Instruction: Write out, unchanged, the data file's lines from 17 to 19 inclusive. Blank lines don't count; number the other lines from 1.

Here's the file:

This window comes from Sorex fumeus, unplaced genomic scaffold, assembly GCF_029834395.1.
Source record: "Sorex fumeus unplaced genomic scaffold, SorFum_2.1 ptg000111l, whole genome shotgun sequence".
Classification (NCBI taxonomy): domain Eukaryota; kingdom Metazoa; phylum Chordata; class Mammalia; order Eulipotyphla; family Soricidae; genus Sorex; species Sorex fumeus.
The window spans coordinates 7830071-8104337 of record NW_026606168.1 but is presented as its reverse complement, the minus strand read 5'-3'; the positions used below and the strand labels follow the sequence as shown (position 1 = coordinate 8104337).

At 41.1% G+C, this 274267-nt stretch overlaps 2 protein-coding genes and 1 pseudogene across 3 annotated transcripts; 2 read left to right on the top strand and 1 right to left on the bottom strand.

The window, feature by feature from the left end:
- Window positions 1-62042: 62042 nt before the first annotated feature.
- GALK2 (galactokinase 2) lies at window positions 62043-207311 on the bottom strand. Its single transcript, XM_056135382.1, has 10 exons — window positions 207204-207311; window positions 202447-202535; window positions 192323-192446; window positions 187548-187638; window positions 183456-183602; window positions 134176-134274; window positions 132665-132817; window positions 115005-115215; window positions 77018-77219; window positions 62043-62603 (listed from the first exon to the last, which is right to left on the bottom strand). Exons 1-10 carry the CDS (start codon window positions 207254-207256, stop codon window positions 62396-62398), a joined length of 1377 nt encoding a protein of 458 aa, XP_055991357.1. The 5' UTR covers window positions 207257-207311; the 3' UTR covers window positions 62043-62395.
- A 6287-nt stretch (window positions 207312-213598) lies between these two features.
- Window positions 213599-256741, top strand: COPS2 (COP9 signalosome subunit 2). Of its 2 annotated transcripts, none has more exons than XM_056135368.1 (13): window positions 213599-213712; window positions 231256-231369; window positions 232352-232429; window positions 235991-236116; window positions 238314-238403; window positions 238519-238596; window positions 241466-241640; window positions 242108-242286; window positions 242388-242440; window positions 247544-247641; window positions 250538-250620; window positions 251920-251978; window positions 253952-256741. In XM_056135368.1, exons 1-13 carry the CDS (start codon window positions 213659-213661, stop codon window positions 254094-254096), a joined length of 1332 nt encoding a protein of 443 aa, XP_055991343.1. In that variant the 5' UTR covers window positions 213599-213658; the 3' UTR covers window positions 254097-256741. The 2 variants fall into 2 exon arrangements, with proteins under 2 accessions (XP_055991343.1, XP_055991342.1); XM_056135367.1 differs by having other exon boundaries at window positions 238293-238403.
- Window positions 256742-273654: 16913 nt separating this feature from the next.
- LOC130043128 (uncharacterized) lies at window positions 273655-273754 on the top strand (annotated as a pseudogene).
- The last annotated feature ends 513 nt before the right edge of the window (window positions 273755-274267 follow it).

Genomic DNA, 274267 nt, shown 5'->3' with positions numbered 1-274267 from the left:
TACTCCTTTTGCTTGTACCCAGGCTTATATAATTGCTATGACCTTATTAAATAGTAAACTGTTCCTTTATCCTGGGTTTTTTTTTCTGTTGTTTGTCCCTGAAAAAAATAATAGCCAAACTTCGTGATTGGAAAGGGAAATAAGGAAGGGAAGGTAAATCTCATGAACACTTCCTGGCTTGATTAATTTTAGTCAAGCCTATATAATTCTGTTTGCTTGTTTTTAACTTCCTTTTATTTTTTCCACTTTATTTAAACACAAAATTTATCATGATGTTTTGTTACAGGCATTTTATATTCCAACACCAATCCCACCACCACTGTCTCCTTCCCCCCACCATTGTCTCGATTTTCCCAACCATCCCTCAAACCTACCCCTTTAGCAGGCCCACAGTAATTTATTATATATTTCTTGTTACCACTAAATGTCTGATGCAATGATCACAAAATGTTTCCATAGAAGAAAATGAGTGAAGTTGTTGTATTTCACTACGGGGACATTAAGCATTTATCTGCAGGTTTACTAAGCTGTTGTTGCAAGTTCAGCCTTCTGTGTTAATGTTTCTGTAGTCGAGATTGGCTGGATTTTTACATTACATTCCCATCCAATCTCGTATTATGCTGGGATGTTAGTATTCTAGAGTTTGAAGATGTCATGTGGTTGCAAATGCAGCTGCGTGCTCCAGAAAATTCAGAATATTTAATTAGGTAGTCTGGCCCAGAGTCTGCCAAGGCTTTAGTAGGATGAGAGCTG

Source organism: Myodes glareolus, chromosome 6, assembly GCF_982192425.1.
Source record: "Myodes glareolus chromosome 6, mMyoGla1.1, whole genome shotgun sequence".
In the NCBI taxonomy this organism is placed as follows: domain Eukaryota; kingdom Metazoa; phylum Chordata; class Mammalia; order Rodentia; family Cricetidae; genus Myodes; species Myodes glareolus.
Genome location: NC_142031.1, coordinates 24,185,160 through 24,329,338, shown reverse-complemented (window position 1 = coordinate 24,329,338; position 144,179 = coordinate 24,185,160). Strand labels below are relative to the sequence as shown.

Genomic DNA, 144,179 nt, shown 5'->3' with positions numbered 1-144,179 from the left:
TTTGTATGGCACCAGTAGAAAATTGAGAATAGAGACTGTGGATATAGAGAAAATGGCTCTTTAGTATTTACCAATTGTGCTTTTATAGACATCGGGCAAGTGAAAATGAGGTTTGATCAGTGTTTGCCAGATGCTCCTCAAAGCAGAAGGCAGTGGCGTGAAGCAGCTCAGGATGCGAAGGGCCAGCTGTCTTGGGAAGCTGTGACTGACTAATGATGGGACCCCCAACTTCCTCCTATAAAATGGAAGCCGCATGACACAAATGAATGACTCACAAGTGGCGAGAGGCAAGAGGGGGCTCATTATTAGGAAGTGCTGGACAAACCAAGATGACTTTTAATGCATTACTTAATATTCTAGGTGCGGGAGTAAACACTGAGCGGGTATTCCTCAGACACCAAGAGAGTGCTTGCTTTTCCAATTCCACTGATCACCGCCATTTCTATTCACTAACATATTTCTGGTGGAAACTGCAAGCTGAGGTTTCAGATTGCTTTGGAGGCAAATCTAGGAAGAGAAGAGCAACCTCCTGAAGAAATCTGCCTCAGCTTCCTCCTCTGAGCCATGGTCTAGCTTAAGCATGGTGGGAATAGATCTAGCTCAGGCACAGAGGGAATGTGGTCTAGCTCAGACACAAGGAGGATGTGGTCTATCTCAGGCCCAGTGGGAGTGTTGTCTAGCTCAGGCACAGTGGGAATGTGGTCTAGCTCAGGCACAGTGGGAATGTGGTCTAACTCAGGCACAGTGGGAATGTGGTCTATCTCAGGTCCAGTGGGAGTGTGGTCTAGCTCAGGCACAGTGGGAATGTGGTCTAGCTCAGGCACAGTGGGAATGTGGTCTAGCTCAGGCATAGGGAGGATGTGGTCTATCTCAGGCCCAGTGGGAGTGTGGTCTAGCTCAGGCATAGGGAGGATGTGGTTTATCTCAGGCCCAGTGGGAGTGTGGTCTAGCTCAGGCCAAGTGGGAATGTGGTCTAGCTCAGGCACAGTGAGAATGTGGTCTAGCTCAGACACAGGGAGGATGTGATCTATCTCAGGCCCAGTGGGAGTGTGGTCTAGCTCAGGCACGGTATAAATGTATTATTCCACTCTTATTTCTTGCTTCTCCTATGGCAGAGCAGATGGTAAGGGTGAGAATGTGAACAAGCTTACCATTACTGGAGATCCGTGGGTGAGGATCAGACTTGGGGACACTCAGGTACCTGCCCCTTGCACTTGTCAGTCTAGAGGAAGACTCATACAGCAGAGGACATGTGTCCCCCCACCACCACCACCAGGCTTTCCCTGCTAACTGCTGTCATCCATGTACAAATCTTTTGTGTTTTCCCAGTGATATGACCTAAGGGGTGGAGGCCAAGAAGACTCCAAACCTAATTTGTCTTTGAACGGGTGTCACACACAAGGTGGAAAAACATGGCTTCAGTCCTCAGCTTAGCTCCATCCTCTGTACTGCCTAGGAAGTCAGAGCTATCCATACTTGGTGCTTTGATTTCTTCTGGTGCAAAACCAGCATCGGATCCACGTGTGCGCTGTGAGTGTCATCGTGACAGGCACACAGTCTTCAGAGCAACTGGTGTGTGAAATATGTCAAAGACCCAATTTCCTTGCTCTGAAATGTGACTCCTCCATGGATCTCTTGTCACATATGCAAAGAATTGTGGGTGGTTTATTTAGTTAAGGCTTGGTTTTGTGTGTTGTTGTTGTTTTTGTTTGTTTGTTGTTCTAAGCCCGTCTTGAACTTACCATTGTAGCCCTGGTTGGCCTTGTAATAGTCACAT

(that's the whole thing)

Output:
Source record: "Myodes glareolus chromosome 6, mMyoGla1.1, whole genome shotgun sequence".
In the NCBI taxonomy this organism is placed as follows: domain Eukaryota; kingdom Metazoa; phylum Chordata; class Mammalia; order Rodentia; family Cricetidae; genus Myodes; species Myodes glareolus.
Genome location: NC_142031.1, coordinates 24,185,160 through 24,329,338, shown reverse-complemented (window position 1 = coordinate 24,329,338; position 144,179 = coordinate 24,185,160). Strand labels below are relative to the sequence as shown.